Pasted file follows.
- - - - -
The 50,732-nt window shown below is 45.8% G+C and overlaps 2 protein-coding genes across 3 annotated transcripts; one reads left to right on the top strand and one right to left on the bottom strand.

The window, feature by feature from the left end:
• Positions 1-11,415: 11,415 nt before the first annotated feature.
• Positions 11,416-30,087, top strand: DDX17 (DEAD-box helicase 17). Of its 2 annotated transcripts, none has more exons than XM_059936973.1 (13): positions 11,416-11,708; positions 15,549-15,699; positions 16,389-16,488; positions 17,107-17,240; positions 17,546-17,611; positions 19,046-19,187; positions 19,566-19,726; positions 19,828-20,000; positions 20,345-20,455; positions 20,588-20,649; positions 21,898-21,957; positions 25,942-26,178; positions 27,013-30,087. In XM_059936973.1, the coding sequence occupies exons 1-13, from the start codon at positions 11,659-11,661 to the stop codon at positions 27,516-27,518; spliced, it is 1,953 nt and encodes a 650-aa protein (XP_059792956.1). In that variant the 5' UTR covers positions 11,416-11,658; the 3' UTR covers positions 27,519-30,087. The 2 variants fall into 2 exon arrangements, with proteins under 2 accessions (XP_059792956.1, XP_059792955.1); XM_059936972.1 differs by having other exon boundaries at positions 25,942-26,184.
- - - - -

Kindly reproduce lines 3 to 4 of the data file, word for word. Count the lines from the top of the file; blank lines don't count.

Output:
• Positions 1-11,415: 11,415 nt before the first annotated feature.
• Positions 11,416-30,087, top strand: DDX17 (DEAD-box helicase 17). Of its 2 annotated transcripts, none has more exons than XM_059936973.1 (13): positions 11,416-11,708; positions 15,549-15,699; positions 16,389-16,488; positions 17,107-17,240; positions 17,546-17,611; positions 19,046-19,187; positions 19,566-19,726; positions 19,828-20,000; positions 20,345-20,455; positions 20,588-20,649; positions 21,898-21,957; positions 25,942-26,178; positions 27,013-30,087. In XM_059936973.1, the coding sequence occupies exons 1-13, from the start codon at positions 11,659-11,661 to the stop codon at positions 27,516-27,518; spliced, it is 1,953 nt and encodes a 650-aa protein (XP_059792956.1). In that variant the 5' UTR covers positions 11,416-11,658; the 3' UTR covers positions 27,519-30,087. The 2 variants fall into 2 exon arrangements, with proteins under 2 accessions (XP_059792956.1, XP_059792955.1); XM_059936972.1 differs by having other exon boundaries at positions 25,942-26,184.